After studying the Scriptures, I don’t believe God wants to punish us for erring. He does admonish and correct us through His Word or through a wise, caring person who points us in the right direction. God only wants the best for us because He loves us. He allows us to grow in character, that we may desire to maintain a love relationship with Him. We were created to commune with Him and were commissioned to help others obtain eternal life with Him. The people who will, on the final Day of Judgement, be punished by God are those who rejected Him and His everlasting love. Their destruction will be on their own heads.

Now, back to the present day. God has given us an invitation to join Him in this life. Jesus says: “I am the vine, you are the branches. He who abides in Me, and I in him, bears much fruit; for without Me you can do nothing” (John 15:5). Therefore, being weak and unable to overcome adversity will be our lot at times, if we refuse to join with, or abide in Him. The pain we suffer here can be alleviated by stretching out our arms and wrapping them around Jesus, our Good Shepherd, who protects His sheep from the harm Satan strives to inflict upon them.

Pain and suffering, to a large extent, have their root in the animosity Satan holds for Jesus and His creation. When Satan was in heaven, he was God’s honored covering angel, Lucifer. Still, Lucifer felt God was being unfair to him because God exalted Jesus above him. So God cast the long defiant, non-repentant Lucifer out of heaven. God warns us. “Be sober, be vigilant; because your adversary the devil walks about like a roaring lion, seeking whom he may devour” (1 Peter 5:8). Satan would have all of us perish with him in the lake of fire after the Last Judgement.

But we have a savior, Jesus Christ who loves us. If we’ve drifted toward unhealthy habits causing us pain, Jesus is at hand to join with us in helping us overcome anything. We can claim Jesus’ promise for ourselves: “I can do all things through Christ who strengthens me” (Phil. 4:13).

—Scripture quotations taken from the NKJV.—

HEALING THE PAIN

What do you do when you’re in despair? Some turn to drinking or illicit drugs, which is understandable, considering the lack of moderation and void of common sense prevalent in segments of our American society. All too many people have been afflicted with these evils. But does numbing of our senses, experiencing a temporary high, or escaping from a reality we find unacceptable, what we need?

Handling our physical, mental, or emotional pain is never easy. Finding answers to financial problems can seem impossible. Suicide may seem, to some, the only answer to a multitude of gripping situations. The loss of a loved one can be crushing. Nothing seems to diminish the resulting loneliness and pain we experience even while in the supportive company of friends.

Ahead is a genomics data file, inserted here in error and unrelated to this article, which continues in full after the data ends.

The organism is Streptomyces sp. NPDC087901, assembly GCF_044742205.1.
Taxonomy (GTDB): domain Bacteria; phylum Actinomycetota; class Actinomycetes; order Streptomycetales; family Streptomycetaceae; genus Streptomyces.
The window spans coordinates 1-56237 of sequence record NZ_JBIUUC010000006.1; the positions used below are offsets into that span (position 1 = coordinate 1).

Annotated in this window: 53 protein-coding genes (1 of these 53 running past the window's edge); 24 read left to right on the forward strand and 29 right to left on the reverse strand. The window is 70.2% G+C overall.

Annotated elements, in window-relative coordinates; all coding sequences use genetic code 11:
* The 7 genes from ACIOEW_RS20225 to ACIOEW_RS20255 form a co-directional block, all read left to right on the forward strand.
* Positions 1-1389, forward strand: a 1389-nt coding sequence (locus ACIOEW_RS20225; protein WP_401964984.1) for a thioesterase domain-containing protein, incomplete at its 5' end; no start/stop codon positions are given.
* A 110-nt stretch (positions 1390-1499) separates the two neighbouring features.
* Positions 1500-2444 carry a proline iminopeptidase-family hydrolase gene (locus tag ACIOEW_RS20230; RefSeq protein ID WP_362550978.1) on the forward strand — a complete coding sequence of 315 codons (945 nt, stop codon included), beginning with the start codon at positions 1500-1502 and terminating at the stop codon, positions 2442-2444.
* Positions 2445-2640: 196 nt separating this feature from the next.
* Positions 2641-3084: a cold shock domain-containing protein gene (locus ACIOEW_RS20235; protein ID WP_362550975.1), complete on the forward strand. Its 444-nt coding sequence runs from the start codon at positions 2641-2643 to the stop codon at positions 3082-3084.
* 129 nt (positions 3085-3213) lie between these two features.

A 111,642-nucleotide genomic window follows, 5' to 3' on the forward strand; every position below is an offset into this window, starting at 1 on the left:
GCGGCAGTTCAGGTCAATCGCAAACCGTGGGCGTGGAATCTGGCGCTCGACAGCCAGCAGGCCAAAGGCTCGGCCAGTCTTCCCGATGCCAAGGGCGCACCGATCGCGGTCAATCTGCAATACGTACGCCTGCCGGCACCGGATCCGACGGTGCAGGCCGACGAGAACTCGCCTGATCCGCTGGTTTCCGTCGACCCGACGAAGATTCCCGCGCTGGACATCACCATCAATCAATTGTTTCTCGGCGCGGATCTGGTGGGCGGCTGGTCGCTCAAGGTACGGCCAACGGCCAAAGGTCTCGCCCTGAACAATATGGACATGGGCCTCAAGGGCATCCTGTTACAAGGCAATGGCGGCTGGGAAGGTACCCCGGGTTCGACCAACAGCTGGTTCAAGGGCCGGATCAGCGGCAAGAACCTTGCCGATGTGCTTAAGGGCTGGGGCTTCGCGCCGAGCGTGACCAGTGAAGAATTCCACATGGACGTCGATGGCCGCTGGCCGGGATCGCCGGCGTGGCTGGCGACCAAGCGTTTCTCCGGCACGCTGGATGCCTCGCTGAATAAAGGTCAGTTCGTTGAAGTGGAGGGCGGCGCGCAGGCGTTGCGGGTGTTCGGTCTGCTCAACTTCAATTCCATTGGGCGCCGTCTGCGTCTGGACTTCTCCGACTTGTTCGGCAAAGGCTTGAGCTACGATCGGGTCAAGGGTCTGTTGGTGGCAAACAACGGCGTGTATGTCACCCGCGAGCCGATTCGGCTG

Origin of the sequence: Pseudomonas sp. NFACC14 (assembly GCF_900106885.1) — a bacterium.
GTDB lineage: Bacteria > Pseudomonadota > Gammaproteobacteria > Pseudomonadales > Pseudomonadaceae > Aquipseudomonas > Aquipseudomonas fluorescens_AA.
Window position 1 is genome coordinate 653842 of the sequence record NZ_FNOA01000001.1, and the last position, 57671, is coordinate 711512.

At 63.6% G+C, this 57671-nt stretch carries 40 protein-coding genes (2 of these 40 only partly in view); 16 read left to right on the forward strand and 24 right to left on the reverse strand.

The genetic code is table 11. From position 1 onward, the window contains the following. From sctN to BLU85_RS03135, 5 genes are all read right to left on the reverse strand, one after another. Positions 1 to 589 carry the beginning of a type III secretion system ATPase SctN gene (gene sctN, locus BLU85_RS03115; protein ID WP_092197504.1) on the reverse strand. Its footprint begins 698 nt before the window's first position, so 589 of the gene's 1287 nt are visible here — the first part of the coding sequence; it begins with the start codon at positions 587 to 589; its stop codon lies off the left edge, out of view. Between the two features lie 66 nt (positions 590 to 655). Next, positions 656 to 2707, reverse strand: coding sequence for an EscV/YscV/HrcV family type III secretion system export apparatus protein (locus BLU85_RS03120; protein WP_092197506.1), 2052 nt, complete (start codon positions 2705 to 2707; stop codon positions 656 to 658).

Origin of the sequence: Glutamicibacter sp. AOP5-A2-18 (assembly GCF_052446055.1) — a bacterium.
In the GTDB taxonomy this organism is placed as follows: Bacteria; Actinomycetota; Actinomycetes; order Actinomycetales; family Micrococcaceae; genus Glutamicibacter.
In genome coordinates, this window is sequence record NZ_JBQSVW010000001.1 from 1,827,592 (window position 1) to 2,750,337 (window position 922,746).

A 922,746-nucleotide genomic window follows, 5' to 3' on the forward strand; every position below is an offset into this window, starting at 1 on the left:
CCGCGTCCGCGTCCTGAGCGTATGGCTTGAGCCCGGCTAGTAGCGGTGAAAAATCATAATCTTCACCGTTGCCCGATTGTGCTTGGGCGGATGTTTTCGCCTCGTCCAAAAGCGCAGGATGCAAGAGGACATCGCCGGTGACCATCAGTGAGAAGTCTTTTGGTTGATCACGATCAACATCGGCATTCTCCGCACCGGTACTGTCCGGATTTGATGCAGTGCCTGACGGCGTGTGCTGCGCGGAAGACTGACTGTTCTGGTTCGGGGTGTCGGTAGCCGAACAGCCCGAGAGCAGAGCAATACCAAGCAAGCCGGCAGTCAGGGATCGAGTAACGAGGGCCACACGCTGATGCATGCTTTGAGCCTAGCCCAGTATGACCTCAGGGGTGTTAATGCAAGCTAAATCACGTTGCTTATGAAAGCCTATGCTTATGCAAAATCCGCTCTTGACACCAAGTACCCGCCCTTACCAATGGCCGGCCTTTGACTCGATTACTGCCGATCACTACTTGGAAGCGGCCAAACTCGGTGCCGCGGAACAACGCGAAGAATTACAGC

A multitude of experiences can result in despair. So what’s a person to do? The best way to start healing is to turn to Jesus. Only He fully understands despair. His nature is not only divine, but human. Jesus prevented from despairing by turning to His Father in heaven during prayer each morning. He dealt with accusations from the Pharisees many days. He came in contact with people in deplorable conditions daily. The demon-possessed man of the Gadarenes, the man at the pool of Bethesda, the woman who’d hemorrhaged for twelve years and hadn’t found a doctor to help her, are examples. He could have despaired in not knowing if He had the reserves of strength needed to heal these. Jesus’ strength came from daily communing with His Father.

Late in His ministry in the Garden of Gethsemane, Jesus experienced such anguish when He faced the Cross alone, after His Father hid His face from Him, that Jesus sweat drops of blood. An angel came to Jesus to strengthen Him, allowing Him to press forward with His mission to save the world by sacrificing His life for our sins.

Our having a close relationship with Jesus allows Him to raise us from the depths of despair when we call on Him. King David in the Bible called on God often when his enemies sought to ruin him or to take his life. David praised God regularly in his psalms, thereby preventing despair. We can avert falling into a pit by remembering to talk to God every morning. He’s our faithful friend even when others fail us.

For those struggling with financial problems, getting credit counselling is smart. But ultimately, tithing — giving that ten percent of our income back to God — usually ensures God’s faithful protection of our finances.

God can guide our lives if we’d only let Him. Only He knows what we need. He has a glorious path laid out for us. While in prayer and meditation, listen to His voice. He will lead each of us and won’t disappoint. He loves us.